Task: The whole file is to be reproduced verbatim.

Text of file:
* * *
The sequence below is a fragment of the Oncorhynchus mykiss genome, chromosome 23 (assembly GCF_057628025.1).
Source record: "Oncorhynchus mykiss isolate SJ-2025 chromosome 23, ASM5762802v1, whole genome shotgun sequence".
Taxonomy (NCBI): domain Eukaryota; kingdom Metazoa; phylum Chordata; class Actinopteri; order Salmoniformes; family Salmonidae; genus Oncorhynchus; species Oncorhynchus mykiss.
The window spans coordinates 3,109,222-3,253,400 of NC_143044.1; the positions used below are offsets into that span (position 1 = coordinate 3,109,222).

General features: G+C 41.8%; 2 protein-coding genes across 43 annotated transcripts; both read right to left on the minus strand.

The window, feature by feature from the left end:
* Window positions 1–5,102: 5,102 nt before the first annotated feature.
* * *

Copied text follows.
The sequence below is a fragment of the Oncorhynchus mykiss genome, chromosome 23 (assembly GCF_057628025.1).
Source record: "Oncorhynchus mykiss isolate SJ-2025 chromosome 23, ASM5762802v1, whole genome shotgun sequence".
Taxonomy (NCBI): domain Eukaryota; kingdom Metazoa; phylum Chordata; class Actinopteri; order Salmoniformes; family Salmonidae; genus Oncorhynchus; species Oncorhynchus mykiss.
The window spans coordinates 3,109,222-3,253,400 of NC_143044.1; the positions used below are offsets into that span (position 1 = coordinate 3,109,222).

General features: G+C 41.8%; 2 protein-coding genes across 43 annotated transcripts; both read right to left on the minus strand.

The window, feature by feature from the left end:
* Window positions 1–5,102: 5,102 nt before the first annotated feature.